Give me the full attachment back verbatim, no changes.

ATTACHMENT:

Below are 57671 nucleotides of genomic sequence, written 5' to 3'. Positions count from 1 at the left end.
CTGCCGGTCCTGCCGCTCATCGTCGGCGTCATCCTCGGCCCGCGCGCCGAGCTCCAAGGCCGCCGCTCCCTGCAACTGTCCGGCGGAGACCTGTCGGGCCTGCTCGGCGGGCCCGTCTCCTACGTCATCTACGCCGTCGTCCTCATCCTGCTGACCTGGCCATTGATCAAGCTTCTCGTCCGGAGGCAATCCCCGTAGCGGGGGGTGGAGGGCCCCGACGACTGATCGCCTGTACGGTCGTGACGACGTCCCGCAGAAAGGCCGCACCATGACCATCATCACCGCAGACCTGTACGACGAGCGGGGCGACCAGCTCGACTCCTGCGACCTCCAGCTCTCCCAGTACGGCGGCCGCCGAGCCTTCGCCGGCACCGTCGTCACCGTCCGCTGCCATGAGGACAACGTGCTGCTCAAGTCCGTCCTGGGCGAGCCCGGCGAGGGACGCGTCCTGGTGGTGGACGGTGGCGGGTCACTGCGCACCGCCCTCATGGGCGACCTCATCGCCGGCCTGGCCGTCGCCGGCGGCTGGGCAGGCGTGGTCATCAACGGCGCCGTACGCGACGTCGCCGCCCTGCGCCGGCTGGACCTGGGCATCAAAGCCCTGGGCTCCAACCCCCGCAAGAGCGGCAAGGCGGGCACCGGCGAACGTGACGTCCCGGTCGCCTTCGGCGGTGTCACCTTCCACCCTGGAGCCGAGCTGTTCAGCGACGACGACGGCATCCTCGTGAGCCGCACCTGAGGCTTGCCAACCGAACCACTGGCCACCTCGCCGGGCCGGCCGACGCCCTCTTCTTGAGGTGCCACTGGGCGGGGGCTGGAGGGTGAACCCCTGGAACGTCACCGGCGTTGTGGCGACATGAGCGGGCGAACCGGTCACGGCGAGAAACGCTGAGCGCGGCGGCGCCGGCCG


Below are 57671 nucleotides of genomic sequence, written 5' to 3'. Positions count from 1 at the left end.
CTGCCGGTCCTGCCGCTCATCGTCGGCGTCATCCTCGGCCCGCGCGCCGAGCTCCAAGGCCGCCGCTCCCTGCAACTGTCCGGCGGAGACCTGTCGGGCCTGCTCGGCGGGCCCGTCTCCTACGTCATCTACGCCGTCGTCCTCATCCTGCTGACCTGGCCATTGATCAAGCTTCTCGTCCGGAGGCAATCCCCGTAGCGGGGGGTGGAGGGCCCCGACGACTGATCGCCTGTACGGTCGTGACGACGTCCCGCAGAAAGGCCGCACCATGACCATCATCACCGCAGACCTGTACGACGAGCGGGGCGACCAGCTCGACTCCTGCGACCTCCAGCTCTCCCAGTACGGCGGCCGCCGAGCCTTCGCCGGCACCGTCGTCACCGTCCGCTGCCATGAGGACAACGTGCTGCTCAAGTCCGTCCTGGGCGAGCCCGGCGAGGGACGCGTCCTGGTGGTGGACGGTGGCGGGTCACTGCGCACCGCCCTCATGGGCGACCTCATCGCCGGCCTGGCCGTCGCCGGCGGCTGGGCAGGCGTGGTCATCAACGGCGCCGTACGCGACGTCGCCGCCCTGCGCCGGCTGGACCTGGGCATCAAAGCCCTGGGCTCCAACCCCCGCAAGAGCGGCAAGGCGGGCACCGGCGAACGTGACGTCCCGGTCGCCTTCGGCGGTGTCACCTTCCACCCTGGAGCCGAGCTGTTCAGCGACGACGACGGCATCCTCGTGAGCCGCACCTGAGGCTTGCCAACCGAACCACTGGCCACCTCGCCGGGCCGGCCGACGCCCTCTTCTTGAGGTGCCACTGGGCGGGGGCTGGAGGGTGAACCCCTGGAACGTCACCGGCGTTGTGGCGACATGAGCGGGCGAACCGGTCACGGCGAGAAACGCTGAGCGCGGCGGCGCCGGCCG